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Boys’ deaths prompt calls for further education

20 March 2013 Stacey Moseley

The death of two young brothers in a rental property in Central Victoria is a tragic reminder that increased education is needed in the industry, according to one award-wining director.

Last week an inquest took place into the deaths of eight year-old Chase and six year-old Tyler Robinson, who died in May 2010 of carbon monoxide poisoning from a leaking gas heater in their Shepparton home.

This tragedy has prompted Leah Calnan, director at Metro Property Management to comment that she believed more education was necessary for all the parties involved.

“This is a horrible tragedy and it is not a black and white case of pointing the finger and blaming one person,” she told Residential Property Manager.

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“Property managers are crying out for continual training and this is an opportunity for the institutes and plumbing or building industries to liaise and perhaps create a public information campaign about the dangers of gas heaters.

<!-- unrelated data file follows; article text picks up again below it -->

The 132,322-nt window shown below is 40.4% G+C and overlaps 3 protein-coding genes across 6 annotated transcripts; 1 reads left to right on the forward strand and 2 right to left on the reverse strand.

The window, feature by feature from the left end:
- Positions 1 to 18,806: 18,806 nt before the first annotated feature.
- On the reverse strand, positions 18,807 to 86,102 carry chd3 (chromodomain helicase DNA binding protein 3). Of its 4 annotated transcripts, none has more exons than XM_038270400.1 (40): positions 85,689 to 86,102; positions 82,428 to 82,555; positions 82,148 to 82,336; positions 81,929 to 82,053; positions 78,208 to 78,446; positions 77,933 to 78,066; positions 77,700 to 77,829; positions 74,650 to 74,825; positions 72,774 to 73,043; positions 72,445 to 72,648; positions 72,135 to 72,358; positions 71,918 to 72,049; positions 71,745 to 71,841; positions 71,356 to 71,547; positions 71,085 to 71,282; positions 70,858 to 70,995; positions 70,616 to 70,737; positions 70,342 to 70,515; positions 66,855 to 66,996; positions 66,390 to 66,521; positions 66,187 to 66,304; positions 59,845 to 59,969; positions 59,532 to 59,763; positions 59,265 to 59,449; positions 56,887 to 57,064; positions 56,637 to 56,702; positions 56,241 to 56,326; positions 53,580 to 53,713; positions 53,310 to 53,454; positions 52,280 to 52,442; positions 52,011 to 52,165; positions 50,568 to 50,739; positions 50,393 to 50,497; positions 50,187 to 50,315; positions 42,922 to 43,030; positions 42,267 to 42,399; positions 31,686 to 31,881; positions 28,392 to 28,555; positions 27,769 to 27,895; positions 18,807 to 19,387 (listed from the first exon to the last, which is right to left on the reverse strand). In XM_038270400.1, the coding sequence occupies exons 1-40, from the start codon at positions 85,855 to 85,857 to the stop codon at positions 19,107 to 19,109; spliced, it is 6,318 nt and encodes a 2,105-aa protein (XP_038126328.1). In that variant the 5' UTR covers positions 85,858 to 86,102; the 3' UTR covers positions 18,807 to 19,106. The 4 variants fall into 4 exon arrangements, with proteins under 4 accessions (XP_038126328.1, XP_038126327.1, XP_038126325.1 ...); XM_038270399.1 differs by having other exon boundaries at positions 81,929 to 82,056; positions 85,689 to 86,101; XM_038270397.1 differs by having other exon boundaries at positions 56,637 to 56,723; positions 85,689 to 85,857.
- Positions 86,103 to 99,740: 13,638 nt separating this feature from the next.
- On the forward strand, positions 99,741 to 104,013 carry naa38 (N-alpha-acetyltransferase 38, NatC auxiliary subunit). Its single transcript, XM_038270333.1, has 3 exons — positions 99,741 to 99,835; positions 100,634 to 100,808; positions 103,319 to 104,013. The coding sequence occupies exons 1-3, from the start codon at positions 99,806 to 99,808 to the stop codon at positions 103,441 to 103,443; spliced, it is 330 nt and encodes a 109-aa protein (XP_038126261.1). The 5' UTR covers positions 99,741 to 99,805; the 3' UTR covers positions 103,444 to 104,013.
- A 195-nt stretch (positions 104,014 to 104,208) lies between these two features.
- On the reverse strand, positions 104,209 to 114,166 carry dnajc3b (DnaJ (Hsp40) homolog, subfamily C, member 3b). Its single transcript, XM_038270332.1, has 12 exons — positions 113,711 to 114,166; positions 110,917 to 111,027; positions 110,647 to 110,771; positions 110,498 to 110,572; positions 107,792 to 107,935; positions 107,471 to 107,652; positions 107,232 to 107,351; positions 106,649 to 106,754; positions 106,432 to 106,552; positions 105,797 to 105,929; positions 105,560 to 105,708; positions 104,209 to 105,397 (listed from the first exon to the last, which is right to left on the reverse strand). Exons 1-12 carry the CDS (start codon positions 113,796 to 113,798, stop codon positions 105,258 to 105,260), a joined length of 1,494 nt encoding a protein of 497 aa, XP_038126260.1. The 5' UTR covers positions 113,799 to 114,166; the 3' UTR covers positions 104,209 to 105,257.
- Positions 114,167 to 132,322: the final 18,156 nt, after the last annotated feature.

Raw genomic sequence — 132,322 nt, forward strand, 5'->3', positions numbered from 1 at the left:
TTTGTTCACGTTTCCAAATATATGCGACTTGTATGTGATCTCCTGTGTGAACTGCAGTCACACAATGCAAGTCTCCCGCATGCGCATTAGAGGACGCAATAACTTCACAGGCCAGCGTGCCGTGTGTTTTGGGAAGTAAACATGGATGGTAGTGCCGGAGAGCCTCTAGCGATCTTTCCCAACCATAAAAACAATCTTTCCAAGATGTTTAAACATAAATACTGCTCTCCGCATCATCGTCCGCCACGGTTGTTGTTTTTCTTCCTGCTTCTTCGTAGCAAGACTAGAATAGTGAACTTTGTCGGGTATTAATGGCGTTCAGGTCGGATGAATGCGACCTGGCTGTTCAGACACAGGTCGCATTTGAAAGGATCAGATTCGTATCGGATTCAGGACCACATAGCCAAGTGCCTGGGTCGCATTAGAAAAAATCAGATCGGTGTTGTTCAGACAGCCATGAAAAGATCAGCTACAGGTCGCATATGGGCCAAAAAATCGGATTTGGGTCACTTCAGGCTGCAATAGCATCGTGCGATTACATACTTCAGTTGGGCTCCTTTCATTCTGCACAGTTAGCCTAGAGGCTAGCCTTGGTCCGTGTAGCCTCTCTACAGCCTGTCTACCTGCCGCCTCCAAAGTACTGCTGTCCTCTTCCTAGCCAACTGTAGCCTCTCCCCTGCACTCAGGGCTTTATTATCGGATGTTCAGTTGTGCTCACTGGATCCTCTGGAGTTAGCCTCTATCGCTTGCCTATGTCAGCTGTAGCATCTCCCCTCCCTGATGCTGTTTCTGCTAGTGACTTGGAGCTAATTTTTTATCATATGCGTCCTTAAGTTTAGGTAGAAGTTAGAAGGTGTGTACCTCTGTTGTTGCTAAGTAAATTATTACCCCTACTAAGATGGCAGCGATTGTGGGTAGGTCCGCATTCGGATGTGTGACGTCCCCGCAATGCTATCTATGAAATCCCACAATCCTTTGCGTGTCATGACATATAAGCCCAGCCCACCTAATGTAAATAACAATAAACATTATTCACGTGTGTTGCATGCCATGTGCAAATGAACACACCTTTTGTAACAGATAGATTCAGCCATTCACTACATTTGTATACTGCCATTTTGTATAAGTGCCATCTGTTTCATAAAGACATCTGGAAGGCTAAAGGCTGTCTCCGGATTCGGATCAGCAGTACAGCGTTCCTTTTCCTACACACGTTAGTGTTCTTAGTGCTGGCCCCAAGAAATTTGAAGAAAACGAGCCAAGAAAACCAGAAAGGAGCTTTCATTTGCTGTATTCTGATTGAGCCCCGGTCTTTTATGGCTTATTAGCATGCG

“Many property managers would not be able to tell the difference between different coloured flames, and it is not in the job description to do so.”

According to the inquest, the landlord, Jeffery Watt, had received three maintenance reminders from the property manager about heaters, following routine inspections but he thought they were just 'generic'.

He also added that two other maintenance issues raised by the tenant were granted straight away.

"Anything that was asked to be done we had done," Mr Watt said.

According to reports coming from the inquest, Coroner Jacinta Heffey has concerns that more Victorian homes could contain the lethal combination of faulty gas heaters and poor ventilation.

The Australian reported that Ms Heffey would be closely examining these issues in the inquest, as well as who bore responsibility for maintaining the heater in the rental property.

“She said a fail-safe system that removed the potential for human error needed to be considered and flagged an investigation into the viability of installing fans into at-risk homes”, the newspaper wrote.

A four-day inquest into the boys' deaths began on March 18 in Shepparton.

Boys’ deaths prompt calls for further education
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